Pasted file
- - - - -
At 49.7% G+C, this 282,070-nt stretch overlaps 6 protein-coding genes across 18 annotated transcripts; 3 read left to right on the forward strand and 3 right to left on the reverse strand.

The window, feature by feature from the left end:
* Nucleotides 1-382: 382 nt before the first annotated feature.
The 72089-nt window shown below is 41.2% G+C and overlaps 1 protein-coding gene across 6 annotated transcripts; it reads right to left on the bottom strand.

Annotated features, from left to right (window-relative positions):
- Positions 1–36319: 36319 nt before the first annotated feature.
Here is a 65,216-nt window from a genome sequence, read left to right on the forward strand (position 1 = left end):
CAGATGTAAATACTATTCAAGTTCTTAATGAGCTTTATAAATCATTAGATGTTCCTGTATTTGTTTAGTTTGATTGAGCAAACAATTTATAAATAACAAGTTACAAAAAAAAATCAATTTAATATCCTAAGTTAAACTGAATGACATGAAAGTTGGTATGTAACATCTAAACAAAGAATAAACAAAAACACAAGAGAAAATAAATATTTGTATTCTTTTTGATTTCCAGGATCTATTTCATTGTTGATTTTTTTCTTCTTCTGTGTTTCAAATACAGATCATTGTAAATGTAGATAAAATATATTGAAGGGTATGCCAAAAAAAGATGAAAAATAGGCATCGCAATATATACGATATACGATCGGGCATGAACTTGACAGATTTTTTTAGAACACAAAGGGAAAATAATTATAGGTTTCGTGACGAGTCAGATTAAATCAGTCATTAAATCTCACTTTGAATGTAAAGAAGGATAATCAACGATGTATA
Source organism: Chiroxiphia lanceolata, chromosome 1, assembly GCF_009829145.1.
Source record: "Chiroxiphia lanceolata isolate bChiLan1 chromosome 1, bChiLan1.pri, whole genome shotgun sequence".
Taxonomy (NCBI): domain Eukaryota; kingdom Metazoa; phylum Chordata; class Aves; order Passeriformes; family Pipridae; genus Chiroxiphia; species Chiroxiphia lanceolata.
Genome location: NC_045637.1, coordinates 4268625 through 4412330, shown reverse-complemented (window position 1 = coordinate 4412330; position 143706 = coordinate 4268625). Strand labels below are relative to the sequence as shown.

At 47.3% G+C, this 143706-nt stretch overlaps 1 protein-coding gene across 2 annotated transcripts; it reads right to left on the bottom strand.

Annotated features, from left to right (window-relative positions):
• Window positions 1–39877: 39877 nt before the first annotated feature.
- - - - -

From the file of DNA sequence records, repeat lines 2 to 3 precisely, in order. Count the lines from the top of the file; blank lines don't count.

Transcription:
The window, feature by feature from the left end:
* Nucleotides 1-382: 382 nt before the first annotated feature.